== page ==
Cleaning up the Everett Smelter lowland area
We finalized the Cleanup Action Plan in November 2016 for the lowland area of the Everett smelter site, east of East Marine View Drive. We’ll be cleaning up 14 areas in the lowland area. Cleanup methods include soil removal or capping (covering the soil with a material that prevents people being exposed or rainwater soaking in). In some areas, we will require institutional controls — measures taken to limit or prohibit activities that might result in exposure to contamination. In other areas, we will allow natural processes to reduce the contamination, while monitoring surface water and groundwater quality to confirm that it's working.
Cleanup is phased
We finished cleanup in area A1 in 2018.
The 2016 groundwater study conducted in area B2 showed small cracks in the stormwater drainage system. Ecology is partnering with the City of Everett to install a lining inside the cracked pipes to prevent contaminated groundwater from entering the Snohomish River. This work is happening in 2022.
The City of Everett will also put in fencing along E Marine View Dr. (area C2 and C3) at the top of the steep slope above the railroad tracks. They are installing this fencing to limit access to contaminated soil on the steep slope.
Cleanup Action Plan for the lowland area
We found that arsenic, lead, and mercury are the main contaminants in the lowland area. These contaminants exist in soil, shallow and deep groundwater, and in limited areas of the sediment below outfalls along the shoreline. The contamination must be addressed because it exceeds limits allowed by the state’s cleanup laws (the Model Toxics Control Act and the Sediment Cleanup Standards).
The Cleanup Action Plan addresses 14 contaminated areas in the lowland area. We plan to use several different cleanup technologies. More than one technology may be used at some of the locations. These technologies are described below and the locations for their use are shown on the map.
Capping of contamination is planned for areas B1–B3, C4, and C5. A natural or synthetic material is installed over contaminated soil to prevent rain water from entering the contaminated soil. This reduces the potential for human exposure.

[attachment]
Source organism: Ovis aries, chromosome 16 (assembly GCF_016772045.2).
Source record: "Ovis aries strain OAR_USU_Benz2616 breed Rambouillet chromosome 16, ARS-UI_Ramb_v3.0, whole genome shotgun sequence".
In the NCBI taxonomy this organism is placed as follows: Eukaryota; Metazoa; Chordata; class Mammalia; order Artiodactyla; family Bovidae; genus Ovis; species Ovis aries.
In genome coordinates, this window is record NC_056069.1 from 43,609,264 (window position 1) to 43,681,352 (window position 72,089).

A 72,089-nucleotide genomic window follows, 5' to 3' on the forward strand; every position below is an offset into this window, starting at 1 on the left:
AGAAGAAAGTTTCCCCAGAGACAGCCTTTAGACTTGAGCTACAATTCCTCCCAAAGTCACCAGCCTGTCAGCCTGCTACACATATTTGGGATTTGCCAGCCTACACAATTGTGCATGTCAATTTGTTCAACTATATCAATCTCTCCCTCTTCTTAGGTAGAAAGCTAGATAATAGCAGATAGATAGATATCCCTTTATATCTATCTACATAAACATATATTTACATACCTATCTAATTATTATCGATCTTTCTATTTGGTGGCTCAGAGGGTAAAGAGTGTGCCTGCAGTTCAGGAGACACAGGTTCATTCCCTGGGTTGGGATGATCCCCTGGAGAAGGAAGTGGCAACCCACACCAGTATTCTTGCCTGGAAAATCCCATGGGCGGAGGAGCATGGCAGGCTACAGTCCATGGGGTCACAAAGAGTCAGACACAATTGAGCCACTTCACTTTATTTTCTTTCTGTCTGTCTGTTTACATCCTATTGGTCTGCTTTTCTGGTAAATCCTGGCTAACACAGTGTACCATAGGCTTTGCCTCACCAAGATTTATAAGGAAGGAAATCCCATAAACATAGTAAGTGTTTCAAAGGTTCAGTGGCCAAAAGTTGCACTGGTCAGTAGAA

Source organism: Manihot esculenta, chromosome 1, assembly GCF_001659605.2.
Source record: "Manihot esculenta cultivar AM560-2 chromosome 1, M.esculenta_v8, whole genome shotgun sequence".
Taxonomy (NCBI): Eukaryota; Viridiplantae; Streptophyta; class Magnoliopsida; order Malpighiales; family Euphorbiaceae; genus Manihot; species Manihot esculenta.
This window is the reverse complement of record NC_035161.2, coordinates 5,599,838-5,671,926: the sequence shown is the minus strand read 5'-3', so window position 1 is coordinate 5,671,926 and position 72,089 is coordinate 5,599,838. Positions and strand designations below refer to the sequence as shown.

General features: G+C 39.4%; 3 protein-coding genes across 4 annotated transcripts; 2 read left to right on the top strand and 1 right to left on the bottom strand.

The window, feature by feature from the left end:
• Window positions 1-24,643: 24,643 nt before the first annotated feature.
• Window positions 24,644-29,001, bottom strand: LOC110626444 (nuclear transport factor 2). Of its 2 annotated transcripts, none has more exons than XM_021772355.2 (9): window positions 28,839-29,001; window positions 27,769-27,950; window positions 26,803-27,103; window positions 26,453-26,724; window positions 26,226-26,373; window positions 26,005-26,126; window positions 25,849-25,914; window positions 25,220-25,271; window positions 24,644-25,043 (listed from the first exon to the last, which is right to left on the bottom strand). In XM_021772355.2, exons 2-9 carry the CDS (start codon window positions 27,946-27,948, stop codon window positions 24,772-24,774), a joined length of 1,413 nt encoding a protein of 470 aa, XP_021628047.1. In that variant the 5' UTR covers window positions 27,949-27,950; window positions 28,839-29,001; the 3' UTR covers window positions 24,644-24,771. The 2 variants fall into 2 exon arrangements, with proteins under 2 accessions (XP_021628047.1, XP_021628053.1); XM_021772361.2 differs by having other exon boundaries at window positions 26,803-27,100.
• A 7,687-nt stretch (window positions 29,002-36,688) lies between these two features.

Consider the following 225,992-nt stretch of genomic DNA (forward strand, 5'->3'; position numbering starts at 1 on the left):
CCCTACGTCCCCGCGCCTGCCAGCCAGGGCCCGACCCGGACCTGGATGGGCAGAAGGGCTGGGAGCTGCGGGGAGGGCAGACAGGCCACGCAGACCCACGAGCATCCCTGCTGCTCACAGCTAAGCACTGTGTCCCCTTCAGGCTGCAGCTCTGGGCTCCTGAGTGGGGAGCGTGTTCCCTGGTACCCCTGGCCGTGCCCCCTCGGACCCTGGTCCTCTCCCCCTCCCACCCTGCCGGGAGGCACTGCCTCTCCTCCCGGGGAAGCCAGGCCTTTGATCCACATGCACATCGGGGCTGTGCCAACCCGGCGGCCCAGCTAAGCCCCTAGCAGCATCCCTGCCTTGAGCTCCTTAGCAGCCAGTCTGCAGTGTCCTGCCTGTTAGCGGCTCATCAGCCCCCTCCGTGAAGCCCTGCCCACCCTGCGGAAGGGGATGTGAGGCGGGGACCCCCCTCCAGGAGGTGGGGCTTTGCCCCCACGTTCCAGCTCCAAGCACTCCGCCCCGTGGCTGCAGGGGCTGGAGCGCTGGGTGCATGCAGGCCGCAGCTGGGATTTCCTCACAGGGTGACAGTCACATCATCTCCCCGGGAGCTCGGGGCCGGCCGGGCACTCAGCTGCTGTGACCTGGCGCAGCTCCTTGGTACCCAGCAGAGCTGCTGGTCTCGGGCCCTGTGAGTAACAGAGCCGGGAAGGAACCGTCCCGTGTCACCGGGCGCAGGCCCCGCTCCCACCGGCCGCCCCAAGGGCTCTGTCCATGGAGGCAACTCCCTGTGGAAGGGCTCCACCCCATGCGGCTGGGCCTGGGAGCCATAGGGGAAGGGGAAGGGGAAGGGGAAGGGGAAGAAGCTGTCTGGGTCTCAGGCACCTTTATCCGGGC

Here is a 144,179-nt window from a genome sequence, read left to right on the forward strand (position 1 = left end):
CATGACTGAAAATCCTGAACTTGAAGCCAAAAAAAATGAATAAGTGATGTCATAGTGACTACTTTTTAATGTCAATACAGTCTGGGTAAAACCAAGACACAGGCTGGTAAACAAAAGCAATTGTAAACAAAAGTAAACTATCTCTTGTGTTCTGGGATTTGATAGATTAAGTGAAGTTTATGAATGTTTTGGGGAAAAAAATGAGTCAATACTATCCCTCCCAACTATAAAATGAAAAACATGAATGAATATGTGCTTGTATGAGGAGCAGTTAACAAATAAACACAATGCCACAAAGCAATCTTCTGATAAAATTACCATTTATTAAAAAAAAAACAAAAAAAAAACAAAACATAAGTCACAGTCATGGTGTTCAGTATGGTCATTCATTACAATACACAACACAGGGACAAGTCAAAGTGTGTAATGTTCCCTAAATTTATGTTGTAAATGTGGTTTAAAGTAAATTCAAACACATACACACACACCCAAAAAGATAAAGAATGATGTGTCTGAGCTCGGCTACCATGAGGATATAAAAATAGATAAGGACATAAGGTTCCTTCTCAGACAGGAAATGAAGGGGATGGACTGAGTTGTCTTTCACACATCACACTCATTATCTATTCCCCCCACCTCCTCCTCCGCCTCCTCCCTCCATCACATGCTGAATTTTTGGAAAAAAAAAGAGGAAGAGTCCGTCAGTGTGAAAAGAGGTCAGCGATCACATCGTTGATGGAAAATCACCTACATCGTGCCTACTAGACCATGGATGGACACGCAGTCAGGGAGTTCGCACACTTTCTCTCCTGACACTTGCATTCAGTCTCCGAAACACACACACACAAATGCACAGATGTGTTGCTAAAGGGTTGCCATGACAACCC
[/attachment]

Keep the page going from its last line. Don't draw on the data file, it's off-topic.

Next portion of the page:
- New caps will be installed at B1 and B2
- Existing caps will be maintained at B3, C5, and C6
Institutional Controls will be used at C1–C3, C6, and D1–D4. These include fences, permit requirements, restrictive covenants, and zoning regulations to minimize the potential for human exposure. These controls do not physically change the site or reduce contamination levels.
Monitored Natural Attenuation will be used at C1, C6, and D1–D4. The plan is to monitor the water quality of surface water and groundwater to confirm that natural processes are reducing the contamination.
All sites will be monitored after cleanup actions are completed to confirm that the cleanup remains effective. We prioritize removal of contamination sources and plan to phase in the work as funding allows.
HistoryDuring the smelter operation, the lowland area was an undeveloped flood plain/tide flats area. In 1914, after the the smelter facility closed, Weyerhaeuser acquired most of the land in the lowland area. Over the years, Weyerhaeuser constructed and operated a large wood products manufacturing complex.
When Weyerhaeuser decommissioned its timber industry operations within the lowlands area in the 1980s and 1990s, it provided a good deal of environmental data. Ecology oversaw cleanup of contamination from the timber operation on the three former Weyerhaeuser properties that are located within the Everett smelter lowland area, see "Related Links" below.
This contamination is not being addressed in our Everett smelter lowland area cleanup plans. The cleanup activities for the Everett smelter site will only address metals contamination (mainly arsenic and lead) from the smelter operation.
Using the Asarco settlement funds, Ecology investigated the nature and extent of the smelter contamination in the lowlands area and reported it in the Supplemental Remedial Investigation Report. Cleanup alternatives were then developed and evaluated in the Feasibility Study report. Both reports were finalized in February 2016. You can view these reports in our online document repository.